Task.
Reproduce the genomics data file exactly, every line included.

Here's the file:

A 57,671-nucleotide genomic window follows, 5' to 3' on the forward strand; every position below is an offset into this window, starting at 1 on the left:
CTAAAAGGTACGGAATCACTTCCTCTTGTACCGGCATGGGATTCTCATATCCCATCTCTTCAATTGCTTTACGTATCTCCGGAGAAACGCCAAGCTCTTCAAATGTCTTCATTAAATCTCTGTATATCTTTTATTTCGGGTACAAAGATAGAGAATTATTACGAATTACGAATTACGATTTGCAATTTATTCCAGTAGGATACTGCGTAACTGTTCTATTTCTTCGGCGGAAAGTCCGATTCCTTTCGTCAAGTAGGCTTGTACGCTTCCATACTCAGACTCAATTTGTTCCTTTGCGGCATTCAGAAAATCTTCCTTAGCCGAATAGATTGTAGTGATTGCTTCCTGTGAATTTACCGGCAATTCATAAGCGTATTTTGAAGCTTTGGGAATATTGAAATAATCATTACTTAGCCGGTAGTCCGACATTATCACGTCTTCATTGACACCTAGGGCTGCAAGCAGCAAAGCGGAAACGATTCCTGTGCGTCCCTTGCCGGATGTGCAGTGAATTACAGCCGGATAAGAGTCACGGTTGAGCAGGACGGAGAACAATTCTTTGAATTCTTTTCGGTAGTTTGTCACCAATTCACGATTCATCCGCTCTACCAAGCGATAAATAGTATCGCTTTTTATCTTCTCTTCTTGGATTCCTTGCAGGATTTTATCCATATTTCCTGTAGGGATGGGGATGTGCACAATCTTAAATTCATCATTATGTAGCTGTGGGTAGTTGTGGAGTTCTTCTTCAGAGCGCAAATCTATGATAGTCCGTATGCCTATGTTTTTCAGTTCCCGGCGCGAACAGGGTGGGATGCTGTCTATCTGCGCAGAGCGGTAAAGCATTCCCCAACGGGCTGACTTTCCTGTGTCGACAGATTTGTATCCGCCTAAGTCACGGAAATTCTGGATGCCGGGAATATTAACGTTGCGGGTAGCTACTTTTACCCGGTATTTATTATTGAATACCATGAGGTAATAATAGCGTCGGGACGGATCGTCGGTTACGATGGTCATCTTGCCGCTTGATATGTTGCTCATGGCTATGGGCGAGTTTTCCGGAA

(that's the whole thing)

A 57,671-nucleotide genomic window follows, 5' to 3' on the forward strand; every position below is an offset into this window, starting at 1 on the left:
CTAAAAGGTACGGAATCACTTCCTCTTGTACCGGCATGGGATTCTCATATCCCATCTCTTCAATTGCTTTACGTATCTCCGGAGAAACGCCAAGCTCTTCAAATGTCTTCATTAAATCTCTGTATATCTTTTATTTCGGGTACAAAGATAGAGAATTATTACGAATTACGAATTACGATTTGCAATTTATTCCAGTAGGATACTGCGTAACTGTTCTATTTCTTCGGCGGAAAGTCCGATTCCTTTCGTCAAGTAGGCTTGTACGCTTCCATACTCAGACTCAATTTGTTCCTTTGCGGCATTCAGAAAATCTTCCTTAGCCGAATAGATTGTAGTGATTGCTTCCTGTGAATTTACCGGCAATTCATAAGCGTATTTTGAAGCTTTGGGAATATTGAAATAATCATTACTTAGCCGGTAGTCCGACATTATCACGTCTTCATTGACACCTAGGGCTGCAAGCAGCAAAGCGGAAACGATTCCTGTGCGTCCCTTGCCGGATGTGCAGTGAATTACAGCCGGATAAGAGTCACGGTTGAGCAGGACGGAGAACAATTCTTTGAATTCTTTTCGGTAGTTTGTCACCAATTCACGATTCATCCGCTCTACCAAGCGATAAATAGTATCGCTTTTTATCTTCTCTTCTTGGATTCCTTGCAGGATTTTATCCATATTTCCTGTAGGGATGGGGATGTGCACAATCTTAAATTCATCATTATGTAGCTGTGGGTAGTTGTGGAGTTCTTCTTCAGAGCGCAAATCTATGATAGTCCGTATGCCTATGTTTTTCAGTTCCCGGCGCGAACAGGGTGGGATGCTGTCTATCTGCGCAGAGCGGTAAAGCATTCCCCAACGGGCTGACTTTCCTGTGTCGACAGATTTGTATCCGCCTAAGTCACGGAAATTCTGGATGCCGGGAATATTAACGTTGCGGGTAGCTACTTTTACCCGGTATTTATTATTGAATACCATGAGGTAATAATAGCGTCGGGACGGATCGTCGGTTACGATGGTCATCTTGCCGCTTGATATGTTGCTCATGGCTATGGGCGAGTTTTCCGGAA